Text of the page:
Election likely to highlight near-term vulnerabilities
Try to stay focused on long view, which is good in almost any outcome.
As we’ve noted in recent market memos, we are bullish on the long-term setup for stocks regardless of who wins tomorrow’s election, with 2021 proving to be almost as good a news year as 2020 was a bad year. Covid almost certainly will be in retreat as vaccines are introduced, treatments continue to improve and sensible self-protection measures grow more prevalent. The economy will be in sharp recovery with important year-over-year earnings comparisons at historically positive levels, especially off 2020’s first-half shutdowns. The Fed will remain on hold. And the election, whatever the outcome, will be behind us, with either winner likely to add another fiscal stimulus package—the only difference being how big and how long.
This said, we see the immediate post-election period as one with a high probability of a further modest 5-10% correction in stocks. “Modest” because the markets already have a lot of protection in place against the well-flagged chance of post-election uncertainty. But a correction nonetheless because there virtually is no outcome Tuesday that would be all summer sunshine. This, with the backdrop of the worsening Covid news out of Europe leaving all economic forecasters here cautious to begin with, is likely to spark the extension of the pullback that began in September.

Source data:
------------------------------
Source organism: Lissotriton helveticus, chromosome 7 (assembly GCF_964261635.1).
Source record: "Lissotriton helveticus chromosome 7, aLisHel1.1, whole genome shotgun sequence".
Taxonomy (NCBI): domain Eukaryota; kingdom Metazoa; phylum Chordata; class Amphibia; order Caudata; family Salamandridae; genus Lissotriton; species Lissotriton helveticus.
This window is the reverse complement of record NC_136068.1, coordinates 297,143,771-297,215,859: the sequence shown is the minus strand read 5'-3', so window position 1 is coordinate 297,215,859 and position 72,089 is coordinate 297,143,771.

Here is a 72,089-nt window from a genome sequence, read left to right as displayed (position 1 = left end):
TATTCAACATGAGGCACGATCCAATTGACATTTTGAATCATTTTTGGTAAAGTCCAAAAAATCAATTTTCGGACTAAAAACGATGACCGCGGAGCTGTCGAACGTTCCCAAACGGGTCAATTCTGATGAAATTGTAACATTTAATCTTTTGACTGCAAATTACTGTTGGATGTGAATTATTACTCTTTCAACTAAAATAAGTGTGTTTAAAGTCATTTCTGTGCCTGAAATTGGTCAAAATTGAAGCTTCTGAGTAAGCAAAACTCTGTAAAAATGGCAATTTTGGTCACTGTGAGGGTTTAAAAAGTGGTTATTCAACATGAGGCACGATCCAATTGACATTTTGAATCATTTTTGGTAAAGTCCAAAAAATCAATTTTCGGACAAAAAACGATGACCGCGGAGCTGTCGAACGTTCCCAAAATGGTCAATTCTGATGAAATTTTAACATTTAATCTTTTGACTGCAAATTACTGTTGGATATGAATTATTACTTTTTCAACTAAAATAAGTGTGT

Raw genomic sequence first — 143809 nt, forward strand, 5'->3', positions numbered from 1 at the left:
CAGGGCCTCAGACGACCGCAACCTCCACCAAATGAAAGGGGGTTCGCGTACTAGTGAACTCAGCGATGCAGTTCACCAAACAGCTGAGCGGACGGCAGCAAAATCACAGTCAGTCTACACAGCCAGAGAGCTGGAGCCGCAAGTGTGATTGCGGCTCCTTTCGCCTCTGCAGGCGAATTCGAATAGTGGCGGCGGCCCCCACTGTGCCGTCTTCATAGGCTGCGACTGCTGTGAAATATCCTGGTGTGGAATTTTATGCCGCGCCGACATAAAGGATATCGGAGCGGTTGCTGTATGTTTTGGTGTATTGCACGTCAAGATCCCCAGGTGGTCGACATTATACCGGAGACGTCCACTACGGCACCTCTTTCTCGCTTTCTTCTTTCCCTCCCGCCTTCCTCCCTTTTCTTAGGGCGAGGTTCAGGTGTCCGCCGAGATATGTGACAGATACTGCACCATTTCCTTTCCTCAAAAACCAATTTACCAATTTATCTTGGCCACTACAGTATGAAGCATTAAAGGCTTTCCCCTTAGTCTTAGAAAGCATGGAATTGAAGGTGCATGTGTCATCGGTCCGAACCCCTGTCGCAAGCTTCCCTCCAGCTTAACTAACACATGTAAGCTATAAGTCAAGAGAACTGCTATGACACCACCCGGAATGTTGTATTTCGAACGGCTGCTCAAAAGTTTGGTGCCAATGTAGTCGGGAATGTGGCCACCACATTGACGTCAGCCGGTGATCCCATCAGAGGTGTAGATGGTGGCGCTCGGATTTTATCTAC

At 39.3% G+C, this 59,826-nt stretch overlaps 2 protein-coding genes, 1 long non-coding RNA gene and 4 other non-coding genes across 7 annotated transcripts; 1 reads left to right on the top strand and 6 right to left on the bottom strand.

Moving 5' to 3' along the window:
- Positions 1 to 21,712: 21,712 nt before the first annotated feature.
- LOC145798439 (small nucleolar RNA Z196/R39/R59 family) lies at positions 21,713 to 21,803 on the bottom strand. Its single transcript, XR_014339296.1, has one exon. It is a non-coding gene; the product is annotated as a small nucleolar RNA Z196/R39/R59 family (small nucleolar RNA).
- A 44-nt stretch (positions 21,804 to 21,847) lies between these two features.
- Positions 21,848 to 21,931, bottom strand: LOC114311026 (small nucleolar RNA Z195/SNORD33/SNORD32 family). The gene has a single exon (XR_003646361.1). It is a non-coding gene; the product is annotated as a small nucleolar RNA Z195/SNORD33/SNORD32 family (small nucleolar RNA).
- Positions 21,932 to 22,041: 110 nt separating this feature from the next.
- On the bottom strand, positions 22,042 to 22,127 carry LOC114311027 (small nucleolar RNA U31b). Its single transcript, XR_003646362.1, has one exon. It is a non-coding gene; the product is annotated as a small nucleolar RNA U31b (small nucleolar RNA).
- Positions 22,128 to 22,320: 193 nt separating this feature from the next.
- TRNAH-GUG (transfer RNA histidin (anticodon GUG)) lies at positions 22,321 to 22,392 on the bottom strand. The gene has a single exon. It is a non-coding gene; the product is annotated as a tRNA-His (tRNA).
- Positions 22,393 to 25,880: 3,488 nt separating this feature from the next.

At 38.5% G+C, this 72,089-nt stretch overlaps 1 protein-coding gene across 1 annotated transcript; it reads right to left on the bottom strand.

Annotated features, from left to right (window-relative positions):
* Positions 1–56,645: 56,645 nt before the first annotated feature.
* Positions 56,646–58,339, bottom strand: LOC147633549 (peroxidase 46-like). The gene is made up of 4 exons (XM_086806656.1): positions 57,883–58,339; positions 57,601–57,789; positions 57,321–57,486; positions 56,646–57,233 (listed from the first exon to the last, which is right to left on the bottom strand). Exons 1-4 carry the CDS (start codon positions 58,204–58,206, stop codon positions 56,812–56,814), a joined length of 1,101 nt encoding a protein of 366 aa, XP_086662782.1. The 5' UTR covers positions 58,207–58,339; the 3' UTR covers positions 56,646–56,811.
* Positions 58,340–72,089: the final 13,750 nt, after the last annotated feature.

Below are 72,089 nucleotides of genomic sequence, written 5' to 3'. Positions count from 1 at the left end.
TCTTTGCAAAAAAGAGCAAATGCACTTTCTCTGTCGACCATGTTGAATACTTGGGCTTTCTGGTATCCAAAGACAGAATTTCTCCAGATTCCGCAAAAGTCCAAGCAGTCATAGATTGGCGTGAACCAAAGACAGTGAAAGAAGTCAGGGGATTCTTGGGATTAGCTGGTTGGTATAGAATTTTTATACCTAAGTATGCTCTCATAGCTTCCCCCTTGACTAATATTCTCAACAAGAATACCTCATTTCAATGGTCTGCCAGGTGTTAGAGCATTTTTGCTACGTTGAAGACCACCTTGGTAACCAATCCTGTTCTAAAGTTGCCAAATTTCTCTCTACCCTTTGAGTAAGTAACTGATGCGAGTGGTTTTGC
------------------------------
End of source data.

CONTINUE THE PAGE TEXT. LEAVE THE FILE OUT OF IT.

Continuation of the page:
Specifically, we see three possibilities:
- The Blue Wave hangover (30% probability) Until now, many Wall Street economists and market participants, perhaps overly enthusiastic to embrace “anyone but Trump,” have convinced themselves Biden’s policy agenda is relatively benign, even stimulative. Whether doing so consciously or subconsciously, we suspect most are ignoring the obvious deleterious effects from Biden’s “tax and regulate” platform, lest they give voters, or themselves, a reason to vote with the bullying and harsh-talking President Trump. But should Biden prevail and take the Senate with him, we expect the numbers crowd on Wall Street—perhaps for the first time—to start running his policy agenda through their economic models. While the case is real that the near-term spending stimulus will help in 2021, most rational economic models will need to adjust downward their expectations of long-term growth and, with it, forward stock prices. At Federated Hermes’ equity division, we believe a fully implemented Biden platform could shave a full percentage point off our long-term GDP forecasts for 2022 and beyond, leading us to likely adjust down our 3-year S&P 500 target from 5,000 to 4,000—still higher than where we are today, but less attractively so. Importantly, we continue to expect 2021 to be sharply higher from here, as the long-term negative impacts of a Blue Wave likely come later and, in any case, would not be entirely certain until signed into law and/or an executive mandate.